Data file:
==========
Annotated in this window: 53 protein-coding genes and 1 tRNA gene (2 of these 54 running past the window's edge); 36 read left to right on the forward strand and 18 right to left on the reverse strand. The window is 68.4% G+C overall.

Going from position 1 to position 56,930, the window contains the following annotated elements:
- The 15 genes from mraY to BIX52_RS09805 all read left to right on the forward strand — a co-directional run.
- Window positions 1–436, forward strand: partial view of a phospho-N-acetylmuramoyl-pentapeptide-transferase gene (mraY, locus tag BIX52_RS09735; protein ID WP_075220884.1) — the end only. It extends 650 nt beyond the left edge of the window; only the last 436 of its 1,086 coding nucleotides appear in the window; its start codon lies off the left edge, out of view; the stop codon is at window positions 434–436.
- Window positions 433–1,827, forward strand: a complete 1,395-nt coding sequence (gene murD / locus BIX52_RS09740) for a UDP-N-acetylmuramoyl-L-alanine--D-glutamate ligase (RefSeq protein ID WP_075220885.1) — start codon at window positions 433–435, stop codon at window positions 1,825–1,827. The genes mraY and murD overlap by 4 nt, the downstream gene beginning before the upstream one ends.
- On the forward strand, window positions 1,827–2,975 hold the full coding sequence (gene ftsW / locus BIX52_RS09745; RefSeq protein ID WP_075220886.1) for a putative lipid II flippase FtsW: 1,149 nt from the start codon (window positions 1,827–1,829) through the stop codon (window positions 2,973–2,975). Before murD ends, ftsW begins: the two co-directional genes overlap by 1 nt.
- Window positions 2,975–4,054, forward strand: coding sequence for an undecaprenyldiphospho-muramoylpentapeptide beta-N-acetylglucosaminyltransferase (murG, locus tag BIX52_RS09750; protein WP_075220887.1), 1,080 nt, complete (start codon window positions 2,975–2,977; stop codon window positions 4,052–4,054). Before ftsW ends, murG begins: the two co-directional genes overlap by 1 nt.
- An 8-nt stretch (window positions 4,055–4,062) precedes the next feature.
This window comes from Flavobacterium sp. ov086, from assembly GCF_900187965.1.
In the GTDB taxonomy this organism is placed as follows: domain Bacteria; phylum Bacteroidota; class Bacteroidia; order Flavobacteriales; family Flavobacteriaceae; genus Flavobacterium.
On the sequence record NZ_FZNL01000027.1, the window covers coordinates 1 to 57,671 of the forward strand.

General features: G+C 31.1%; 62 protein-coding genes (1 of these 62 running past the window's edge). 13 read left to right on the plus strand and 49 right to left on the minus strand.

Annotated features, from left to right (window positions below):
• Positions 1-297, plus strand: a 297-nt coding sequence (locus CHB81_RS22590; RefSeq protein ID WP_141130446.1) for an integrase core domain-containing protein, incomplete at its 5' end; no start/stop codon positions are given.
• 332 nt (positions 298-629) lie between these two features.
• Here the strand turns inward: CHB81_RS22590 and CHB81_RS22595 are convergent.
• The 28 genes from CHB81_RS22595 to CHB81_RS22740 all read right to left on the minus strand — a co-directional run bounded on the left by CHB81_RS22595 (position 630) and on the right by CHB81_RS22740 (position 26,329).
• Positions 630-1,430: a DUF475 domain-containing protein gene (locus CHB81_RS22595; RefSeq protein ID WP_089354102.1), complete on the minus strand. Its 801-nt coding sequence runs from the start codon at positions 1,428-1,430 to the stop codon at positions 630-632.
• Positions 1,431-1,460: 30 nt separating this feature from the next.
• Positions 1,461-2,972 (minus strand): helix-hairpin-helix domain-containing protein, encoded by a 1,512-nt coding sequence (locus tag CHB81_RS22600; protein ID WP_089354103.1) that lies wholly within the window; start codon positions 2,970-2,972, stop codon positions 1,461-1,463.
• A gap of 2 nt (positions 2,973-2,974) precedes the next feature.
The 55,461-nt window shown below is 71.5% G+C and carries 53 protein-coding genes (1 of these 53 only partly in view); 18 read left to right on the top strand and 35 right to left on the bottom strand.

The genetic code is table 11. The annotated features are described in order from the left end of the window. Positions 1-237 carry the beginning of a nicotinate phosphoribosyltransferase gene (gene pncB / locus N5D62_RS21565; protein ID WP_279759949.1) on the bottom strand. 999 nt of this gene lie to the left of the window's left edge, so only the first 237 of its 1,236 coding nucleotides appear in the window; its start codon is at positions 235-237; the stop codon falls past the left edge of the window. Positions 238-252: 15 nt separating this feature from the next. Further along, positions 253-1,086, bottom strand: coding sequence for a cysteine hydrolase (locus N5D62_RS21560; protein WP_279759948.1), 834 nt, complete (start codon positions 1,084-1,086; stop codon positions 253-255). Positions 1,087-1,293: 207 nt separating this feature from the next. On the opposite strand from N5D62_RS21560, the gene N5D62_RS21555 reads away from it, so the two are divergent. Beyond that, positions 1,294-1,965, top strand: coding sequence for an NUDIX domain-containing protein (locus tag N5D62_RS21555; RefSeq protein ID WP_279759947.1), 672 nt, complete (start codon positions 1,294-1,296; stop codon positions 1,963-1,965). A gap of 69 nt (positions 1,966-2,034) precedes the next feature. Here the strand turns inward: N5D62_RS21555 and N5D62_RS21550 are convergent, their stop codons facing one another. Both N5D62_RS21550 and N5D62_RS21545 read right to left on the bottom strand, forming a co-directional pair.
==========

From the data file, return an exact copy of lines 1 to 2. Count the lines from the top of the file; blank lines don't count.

Annotated in this window: 53 protein-coding genes and 1 tRNA gene (2 of these 54 running past the window's edge); 36 read left to right on the forward strand and 18 right to left on the reverse strand. The window is 68.4% G+C overall.

Going from position 1 to position 56,930, the window contains the following annotated elements: